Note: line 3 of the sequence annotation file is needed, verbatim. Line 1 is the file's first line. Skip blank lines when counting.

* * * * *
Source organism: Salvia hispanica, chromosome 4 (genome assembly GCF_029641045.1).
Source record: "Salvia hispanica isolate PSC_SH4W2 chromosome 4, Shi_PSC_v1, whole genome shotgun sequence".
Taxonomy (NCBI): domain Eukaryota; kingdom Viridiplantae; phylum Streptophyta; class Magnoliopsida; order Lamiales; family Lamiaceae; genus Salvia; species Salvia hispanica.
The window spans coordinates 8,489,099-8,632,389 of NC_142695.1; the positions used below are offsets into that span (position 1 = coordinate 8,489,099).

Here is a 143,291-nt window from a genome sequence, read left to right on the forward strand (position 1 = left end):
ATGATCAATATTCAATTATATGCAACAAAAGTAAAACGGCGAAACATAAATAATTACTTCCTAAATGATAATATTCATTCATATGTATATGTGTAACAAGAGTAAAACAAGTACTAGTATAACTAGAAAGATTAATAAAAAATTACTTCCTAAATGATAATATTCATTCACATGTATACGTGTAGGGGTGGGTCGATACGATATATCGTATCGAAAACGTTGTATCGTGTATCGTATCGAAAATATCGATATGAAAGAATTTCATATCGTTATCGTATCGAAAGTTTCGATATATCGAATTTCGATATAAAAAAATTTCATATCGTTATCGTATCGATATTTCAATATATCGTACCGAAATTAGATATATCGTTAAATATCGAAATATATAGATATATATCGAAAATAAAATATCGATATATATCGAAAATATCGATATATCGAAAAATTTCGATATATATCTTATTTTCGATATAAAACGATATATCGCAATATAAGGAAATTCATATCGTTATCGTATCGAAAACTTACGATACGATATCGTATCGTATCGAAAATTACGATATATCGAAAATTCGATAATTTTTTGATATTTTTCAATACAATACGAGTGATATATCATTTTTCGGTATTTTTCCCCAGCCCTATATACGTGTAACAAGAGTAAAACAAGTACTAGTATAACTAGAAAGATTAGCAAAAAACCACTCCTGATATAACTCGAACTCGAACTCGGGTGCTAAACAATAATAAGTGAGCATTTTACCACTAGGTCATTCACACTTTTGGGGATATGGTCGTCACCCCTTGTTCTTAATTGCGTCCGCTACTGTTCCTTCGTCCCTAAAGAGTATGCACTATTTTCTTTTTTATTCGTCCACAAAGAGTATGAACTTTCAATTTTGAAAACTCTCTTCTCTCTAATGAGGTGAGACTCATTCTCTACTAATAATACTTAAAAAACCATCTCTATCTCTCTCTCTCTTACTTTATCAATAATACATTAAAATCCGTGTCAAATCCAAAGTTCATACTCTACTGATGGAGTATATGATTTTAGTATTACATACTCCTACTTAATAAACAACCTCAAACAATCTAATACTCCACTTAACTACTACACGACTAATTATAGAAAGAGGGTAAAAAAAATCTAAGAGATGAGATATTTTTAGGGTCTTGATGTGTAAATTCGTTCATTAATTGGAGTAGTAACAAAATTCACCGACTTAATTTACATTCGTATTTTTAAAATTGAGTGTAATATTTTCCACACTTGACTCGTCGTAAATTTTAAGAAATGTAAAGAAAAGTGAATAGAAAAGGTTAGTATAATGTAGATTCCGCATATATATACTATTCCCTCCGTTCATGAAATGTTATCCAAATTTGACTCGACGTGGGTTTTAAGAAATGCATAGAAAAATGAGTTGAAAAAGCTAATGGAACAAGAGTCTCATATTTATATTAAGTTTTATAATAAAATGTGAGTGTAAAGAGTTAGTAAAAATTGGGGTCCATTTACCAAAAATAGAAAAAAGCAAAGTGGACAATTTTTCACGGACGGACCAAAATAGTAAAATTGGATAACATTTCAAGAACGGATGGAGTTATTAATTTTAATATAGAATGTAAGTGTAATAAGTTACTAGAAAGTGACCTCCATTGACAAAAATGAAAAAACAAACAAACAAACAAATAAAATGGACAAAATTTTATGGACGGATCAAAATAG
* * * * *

Taxonomy (NCBI): domain Eukaryota; kingdom Viridiplantae; phylum Streptophyta; class Magnoliopsida; order Lamiales; family Lamiaceae; genus Salvia; species Salvia hispanica.